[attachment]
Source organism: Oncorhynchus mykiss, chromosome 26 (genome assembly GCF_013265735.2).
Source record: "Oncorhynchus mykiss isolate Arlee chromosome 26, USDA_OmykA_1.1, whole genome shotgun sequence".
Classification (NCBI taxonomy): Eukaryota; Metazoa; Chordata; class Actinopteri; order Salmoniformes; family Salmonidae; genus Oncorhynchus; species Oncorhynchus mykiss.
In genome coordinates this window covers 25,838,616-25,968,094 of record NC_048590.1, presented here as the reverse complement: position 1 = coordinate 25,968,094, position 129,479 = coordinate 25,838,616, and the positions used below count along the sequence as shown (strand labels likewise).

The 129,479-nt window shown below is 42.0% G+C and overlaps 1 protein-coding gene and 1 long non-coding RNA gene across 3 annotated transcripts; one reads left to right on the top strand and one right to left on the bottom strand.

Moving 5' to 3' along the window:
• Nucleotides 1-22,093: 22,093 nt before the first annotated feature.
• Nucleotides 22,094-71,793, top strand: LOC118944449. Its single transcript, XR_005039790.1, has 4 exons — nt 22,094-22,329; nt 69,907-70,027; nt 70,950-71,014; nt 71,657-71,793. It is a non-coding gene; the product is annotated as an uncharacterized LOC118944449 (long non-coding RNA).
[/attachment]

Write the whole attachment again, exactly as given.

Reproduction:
Source organism: Oncorhynchus mykiss, chromosome 26 (genome assembly GCF_013265735.2).
Source record: "Oncorhynchus mykiss isolate Arlee chromosome 26, USDA_OmykA_1.1, whole genome shotgun sequence".
Classification (NCBI taxonomy): Eukaryota; Metazoa; Chordata; class Actinopteri; order Salmoniformes; family Salmonidae; genus Oncorhynchus; species Oncorhynchus mykiss.
In genome coordinates this window covers 25,838,616-25,968,094 of record NC_048590.1, presented here as the reverse complement: position 1 = coordinate 25,968,094, position 129,479 = coordinate 25,838,616, and the positions used below count along the sequence as shown (strand labels likewise).

The 129,479-nt window shown below is 42.0% G+C and overlaps 1 protein-coding gene and 1 long non-coding RNA gene across 3 annotated transcripts; one reads left to right on the top strand and one right to left on the bottom strand.

Moving 5' to 3' along the window:
• Nucleotides 1-22,093: 22,093 nt before the first annotated feature.
• Nucleotides 22,094-71,793, top strand: LOC118944449. Its single transcript, XR_005039790.1, has 4 exons — nt 22,094-22,329; nt 69,907-70,027; nt 70,950-71,014; nt 71,657-71,793. It is a non-coding gene; the product is annotated as an uncharacterized LOC118944449 (long non-coding RNA).